Australia has a clear-cut choice — to be in or out as a founding member of the China-led Asian Infrastructure Investment Bank. The arguments for and against are complex, but Australian interests clearly favour membership now.
Britain’s surprise announcement last week that it would join the AIIB has only intensified scrutiny of Tony Abbott’s wait-and-see approach towards bank membership, despite the views of Joe Hockey and Trade Minister Andrew Robb that Australia should join.
The Prime Minister’s stance that Canberra wants a change in the bank’s governance rules before Australia joins has had the support of Foreign Minister Julie Bishop and is in lock-step with Washington’s stance.
Concerns about how the AIIB will be governed are justified. In public, Abbott and Bishop have emphasised the need to ensure transparency and accountability. Beijing is not known for embracing either of these principles.
Moreover, every major international institution runs the risk of being — to quote former Howard government minister Peter Reith — “run by the staff for the staff, with very generous remuneration, minimal accountability to taxpayers and a determination to build its own empire”.
In private, many Canberra officials also note an even more pressing concern: Beijing could use its position in the bank to coerce governments in need of infrastructure funding to support China’s policies in the region.
With these concerns in mind, Canberra has a crucial choice to make about AIIB membership and that decision should be reached independently, as Bishop has said many times.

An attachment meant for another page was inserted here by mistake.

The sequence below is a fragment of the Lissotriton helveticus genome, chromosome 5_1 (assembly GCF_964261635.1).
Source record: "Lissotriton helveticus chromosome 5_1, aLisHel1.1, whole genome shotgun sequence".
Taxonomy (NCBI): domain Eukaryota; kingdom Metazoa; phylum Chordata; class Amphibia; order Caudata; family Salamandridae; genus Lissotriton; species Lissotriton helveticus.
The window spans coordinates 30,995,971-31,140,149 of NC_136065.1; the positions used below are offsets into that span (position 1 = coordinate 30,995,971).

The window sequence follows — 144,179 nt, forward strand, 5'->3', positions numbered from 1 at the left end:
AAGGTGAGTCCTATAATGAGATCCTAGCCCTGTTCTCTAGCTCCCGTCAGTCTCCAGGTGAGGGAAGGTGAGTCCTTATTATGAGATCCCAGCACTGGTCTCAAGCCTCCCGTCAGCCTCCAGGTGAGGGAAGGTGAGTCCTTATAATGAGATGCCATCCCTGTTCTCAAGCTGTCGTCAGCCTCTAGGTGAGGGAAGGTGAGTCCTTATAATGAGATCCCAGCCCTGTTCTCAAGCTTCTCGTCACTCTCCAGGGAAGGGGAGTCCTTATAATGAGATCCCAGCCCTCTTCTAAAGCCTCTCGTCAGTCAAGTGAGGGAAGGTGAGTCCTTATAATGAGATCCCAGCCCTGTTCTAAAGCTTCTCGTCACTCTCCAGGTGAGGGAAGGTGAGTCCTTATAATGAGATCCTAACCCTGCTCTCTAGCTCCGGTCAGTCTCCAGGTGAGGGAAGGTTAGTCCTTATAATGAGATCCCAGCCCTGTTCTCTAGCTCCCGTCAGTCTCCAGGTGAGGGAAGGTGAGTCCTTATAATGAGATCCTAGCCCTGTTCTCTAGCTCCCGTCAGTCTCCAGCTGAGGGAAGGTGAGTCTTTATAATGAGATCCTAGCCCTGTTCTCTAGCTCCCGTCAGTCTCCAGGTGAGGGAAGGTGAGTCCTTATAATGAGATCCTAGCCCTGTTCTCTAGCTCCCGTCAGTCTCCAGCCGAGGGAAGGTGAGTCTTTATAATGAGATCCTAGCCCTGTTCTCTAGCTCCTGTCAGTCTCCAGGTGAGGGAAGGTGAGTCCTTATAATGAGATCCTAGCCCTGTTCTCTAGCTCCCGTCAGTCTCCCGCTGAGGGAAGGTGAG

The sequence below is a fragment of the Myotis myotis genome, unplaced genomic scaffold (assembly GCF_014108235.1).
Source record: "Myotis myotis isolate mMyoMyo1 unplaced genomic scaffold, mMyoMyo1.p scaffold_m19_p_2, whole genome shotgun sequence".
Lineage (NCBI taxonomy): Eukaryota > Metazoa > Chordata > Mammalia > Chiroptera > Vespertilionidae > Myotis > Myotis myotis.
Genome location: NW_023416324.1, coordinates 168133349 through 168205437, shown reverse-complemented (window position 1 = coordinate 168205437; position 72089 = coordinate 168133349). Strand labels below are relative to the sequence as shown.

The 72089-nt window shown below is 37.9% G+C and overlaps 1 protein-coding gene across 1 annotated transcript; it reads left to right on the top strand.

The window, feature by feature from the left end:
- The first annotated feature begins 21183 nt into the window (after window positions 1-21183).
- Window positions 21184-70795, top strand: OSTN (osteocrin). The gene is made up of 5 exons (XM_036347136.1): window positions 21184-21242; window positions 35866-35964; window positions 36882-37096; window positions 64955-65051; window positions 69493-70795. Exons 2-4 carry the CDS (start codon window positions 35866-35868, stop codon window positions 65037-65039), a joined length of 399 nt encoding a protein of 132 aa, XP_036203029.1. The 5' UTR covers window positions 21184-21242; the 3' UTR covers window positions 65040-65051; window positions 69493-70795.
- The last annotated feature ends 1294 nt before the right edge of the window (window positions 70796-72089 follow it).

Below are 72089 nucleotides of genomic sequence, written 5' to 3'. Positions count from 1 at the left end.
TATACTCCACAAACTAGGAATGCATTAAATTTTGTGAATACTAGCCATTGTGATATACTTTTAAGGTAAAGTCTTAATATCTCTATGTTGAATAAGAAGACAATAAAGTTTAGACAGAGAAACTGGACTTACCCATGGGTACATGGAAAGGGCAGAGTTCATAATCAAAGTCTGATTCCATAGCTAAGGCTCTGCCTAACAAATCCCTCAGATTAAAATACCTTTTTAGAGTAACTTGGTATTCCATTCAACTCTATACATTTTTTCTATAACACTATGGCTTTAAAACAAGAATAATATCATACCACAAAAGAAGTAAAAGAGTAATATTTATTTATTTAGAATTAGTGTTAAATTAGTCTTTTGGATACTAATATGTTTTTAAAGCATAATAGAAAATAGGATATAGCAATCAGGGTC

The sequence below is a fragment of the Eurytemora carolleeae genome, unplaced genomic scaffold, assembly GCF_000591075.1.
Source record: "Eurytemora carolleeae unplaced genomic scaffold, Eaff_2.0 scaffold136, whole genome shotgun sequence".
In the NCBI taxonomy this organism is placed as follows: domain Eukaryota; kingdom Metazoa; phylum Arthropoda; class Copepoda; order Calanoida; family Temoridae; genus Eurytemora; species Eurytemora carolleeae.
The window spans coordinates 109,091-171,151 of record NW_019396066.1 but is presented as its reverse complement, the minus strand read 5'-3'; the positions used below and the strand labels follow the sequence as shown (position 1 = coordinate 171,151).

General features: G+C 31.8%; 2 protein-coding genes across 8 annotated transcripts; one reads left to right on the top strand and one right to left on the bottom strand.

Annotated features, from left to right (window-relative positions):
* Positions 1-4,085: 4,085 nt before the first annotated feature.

There are several compelling reasons for Australia to decide independently to join.
The most obvious one is that it is in Australia’s national interest to participate in a major new development bank in its region, one that aims to fund sorely needed infrastructure projects across Asia.
Second, Australia consistently has called on China to take on more regional responsibility. China should be given the chance to prove itself.
Third, the perception of Australia meekly following the US is detrimental to Australia’s standing in the region. The AIIB is not linked to Australia’s security. Why should the US have a say on this issue?
During meetings in Washington in January, I was struck by the criticism from Democrats and Republicans of the way the Obama administration had handled China’s AIIB initiative. One knows something is amiss when a staunch Democrat, known for tough views on US engagement with China, says that this was a prime opportunity for Washington to allow its allies to make independent decisions without American pressure.
The US policy has been “confused and contradictory”, as Thomas Wright of the Brookings Institution notes, and needs to move beyond “obstructionism”. Australia should distance itself from this counter-productive policy.
Fourth, Canberra cannot promote accountability and transparency inside the bank if it remains outside the bank.
Fifth, as an outsider Canberra cannot even try to curb possible attempts by Beijing to use the bank to pressure weaker countries.
Sixth, the threat of leaving the bank will be a stronger deterrent in any standoff over issues of principle with Beijing than the lure of Australia joining sometime in the future.
The deadline for founding members to join is March 31. Australia still has time to make an independent choice.
Linda Jakobson is the founding director of new public policy initiative China Matters (chinamatters.org.au). She is also a visiting professor at the US Studies Centre at the University of Sydney and a non-resident fellow of the Lowy Institute.